Photo: Boston Globe/Getty Images
The House is set to introduce the Equality Act this week. Photo: Boston Globe/Getty Images

In passing the Equality Act, the U.S. could send a message to the world about LBGTQ+ rights

The bill provides federal protections from discrimination for LGBTQ+ individuals, in housing, the workplace and more.


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During his campaign, President Joe Biden promised that in his first 100 days, he would  prioritize the passing of legislation that would provide federal protection to the LGBTQ community. 

On Thursday, Feb. 18, a group of congressional Democrats introduced the Equality Act, which would update current civil rights laws to include the first federal protections against discrimination for the LGBTQ community. 

The House already passed the Equality Act last session, in May of 2019, with a bipartisan vote of 236-173, but it was blocked from further consideration by former Senate Majority Leader Mitch McConnell. 

The House is scheduled to bring the bill back to the floor this week. 

If passed, the Equality Act would update the Fair Housing Act, Civil Rights Act of 1964, Equal Credit Opportunity Act, Jury Selection and Services Act and laws around federal government employment. Currently, there are no federal anti-discrimination protections for LGBTQ individuals in the workplace. 

According to Rhode Island Congressman David Cicilline, who has reintroduced the bill every session since 2015, it is currently legal for a member of the LGBTQ community to be denied housing, access to education and the right to serve on a jury in more than 20 states. 

“In 2021, every American should be treated with respect and dignity,” Cicilline said in a statement. “Yet, in most states, LGBTQ people can be discriminated against because of who they are, or who they love. It is past time for that to change.” 

According to a 2018 Public Religion Research Institute (PRR) poll, the protections laid out in the Equality Act are already fairly popular among Americans. 

The poll showed that seven in 10 Americans support laws protecting against discrimination in employment, housing and public accommodations based on sexual orientation and gender identity. 

In the official White House statement regarding the Equality Act, Biden praised Congressman Cicilline and the entire Congressional Equality caucus for reintroducing the Act and urged Congress to swiftly pass it into law.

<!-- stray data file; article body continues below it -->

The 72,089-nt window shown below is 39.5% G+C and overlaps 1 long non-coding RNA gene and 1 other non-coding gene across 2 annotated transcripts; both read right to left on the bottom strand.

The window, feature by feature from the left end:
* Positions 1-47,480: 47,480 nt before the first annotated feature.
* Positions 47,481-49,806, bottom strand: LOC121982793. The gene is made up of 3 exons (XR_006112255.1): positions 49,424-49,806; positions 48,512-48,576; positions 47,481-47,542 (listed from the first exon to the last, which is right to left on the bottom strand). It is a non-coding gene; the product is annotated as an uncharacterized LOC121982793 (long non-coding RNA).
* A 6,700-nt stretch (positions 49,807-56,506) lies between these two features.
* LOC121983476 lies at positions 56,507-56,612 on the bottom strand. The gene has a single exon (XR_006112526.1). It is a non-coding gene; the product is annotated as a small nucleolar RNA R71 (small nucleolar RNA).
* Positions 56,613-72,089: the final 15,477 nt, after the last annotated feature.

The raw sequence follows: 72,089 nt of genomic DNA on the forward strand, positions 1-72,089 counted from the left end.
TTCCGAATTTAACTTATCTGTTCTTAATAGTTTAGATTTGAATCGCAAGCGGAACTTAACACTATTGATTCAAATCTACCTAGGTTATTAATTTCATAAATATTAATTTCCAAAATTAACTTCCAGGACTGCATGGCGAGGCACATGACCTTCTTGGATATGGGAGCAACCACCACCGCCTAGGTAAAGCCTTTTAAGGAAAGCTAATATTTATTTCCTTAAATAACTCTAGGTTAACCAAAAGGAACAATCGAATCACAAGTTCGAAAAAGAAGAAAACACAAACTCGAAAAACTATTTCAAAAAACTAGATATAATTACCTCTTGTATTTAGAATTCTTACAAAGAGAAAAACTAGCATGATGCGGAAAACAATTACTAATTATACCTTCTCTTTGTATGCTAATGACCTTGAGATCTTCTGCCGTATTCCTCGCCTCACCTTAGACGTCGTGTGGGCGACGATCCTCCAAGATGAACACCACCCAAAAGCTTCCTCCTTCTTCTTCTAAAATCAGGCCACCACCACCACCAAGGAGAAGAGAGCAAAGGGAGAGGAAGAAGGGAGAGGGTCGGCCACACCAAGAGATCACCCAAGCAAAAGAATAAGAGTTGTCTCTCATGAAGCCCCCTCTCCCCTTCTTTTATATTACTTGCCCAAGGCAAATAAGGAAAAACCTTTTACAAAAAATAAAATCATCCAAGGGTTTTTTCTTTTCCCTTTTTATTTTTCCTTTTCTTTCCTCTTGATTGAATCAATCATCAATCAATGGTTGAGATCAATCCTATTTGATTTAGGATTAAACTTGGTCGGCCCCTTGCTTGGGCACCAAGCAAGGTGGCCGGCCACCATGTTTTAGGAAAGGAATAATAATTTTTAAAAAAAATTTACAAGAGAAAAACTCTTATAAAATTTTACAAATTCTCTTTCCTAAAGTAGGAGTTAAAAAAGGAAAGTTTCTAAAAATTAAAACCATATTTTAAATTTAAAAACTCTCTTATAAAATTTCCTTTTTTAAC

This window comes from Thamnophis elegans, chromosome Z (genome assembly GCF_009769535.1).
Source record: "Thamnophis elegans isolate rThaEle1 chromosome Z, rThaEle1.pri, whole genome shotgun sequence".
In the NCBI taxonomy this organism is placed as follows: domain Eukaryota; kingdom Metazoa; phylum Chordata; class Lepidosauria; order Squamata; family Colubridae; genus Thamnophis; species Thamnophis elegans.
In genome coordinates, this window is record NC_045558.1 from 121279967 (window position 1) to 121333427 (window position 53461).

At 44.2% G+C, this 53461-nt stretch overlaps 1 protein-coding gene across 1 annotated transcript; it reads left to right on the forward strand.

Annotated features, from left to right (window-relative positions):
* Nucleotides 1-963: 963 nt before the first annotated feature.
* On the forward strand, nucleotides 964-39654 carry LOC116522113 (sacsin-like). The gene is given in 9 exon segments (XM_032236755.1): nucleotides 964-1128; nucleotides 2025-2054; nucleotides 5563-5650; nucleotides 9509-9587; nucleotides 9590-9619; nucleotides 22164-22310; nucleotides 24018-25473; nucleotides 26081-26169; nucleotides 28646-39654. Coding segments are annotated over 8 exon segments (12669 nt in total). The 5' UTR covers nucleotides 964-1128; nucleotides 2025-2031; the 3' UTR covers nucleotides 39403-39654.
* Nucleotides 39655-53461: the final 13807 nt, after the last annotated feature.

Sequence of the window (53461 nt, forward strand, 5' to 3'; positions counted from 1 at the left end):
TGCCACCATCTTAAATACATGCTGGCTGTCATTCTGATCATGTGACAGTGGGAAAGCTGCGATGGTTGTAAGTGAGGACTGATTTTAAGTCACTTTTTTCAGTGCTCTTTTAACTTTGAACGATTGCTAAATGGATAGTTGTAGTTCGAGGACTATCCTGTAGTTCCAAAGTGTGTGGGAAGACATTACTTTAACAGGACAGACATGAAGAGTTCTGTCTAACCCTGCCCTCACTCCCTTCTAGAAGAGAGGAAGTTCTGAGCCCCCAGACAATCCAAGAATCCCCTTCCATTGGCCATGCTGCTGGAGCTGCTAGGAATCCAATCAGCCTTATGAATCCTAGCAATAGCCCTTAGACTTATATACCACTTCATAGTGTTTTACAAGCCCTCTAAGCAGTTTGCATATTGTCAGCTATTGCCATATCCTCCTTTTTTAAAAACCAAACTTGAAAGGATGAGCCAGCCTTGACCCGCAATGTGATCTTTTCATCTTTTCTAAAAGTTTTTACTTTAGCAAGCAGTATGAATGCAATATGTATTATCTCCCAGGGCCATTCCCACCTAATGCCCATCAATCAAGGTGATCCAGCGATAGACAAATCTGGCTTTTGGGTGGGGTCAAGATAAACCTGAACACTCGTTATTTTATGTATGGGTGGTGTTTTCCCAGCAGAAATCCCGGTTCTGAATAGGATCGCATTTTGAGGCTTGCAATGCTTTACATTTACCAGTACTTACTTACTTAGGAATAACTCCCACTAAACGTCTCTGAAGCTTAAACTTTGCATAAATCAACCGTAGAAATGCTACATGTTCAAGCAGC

He then expressed how proud he was to sign an executive order on his first day in office that directed federal agencies to implement the 2020 Supreme Court decision, Bostock v. Clayton County, which granted LGBTQ individuals protection from employment discrimination under Title VII of the 1964 Civil Rights Act. 

Congressman Cicilline acknowledged that Biden’s executive order was a crucial first step in addressing the widespread problems of discrimination, he said the Equality Act is stil needed and will go a few steps further to ensure protection. 

The Equality Act has over 200 co-sponsors, including New Jersey Rep. Andy Kim, New Mexico Rep. Deb Haaland, and Texas Rep. Veronica Escobar. 

Congressman Kim announced on Monday Feb. 22 that he has signed the bill as an original co-sponsor, and also signed it during the 116th Congress.

“This bill isn’t just about recognizing equality for LGBTQ Americans; it’s about ensuring that their lives and livelihoods are protected with the same strict standard as every other American,” Kim said. 

“Employment, housing, and education are basic needs, yet members of the LGBTQ+ community can be denied access to these and denied other civil rights in many states. The Equality Act will change that and I’m proud to be in the fight for equality,” said Rep. Deb Haaland. 

Passing the Equality Act would not only prevent LGBTQ Americans from being denied essential services based on prejudice, but it would also send a message to the rest of the world, where it is simply being openly gay or trans is criminalized in 70 countries


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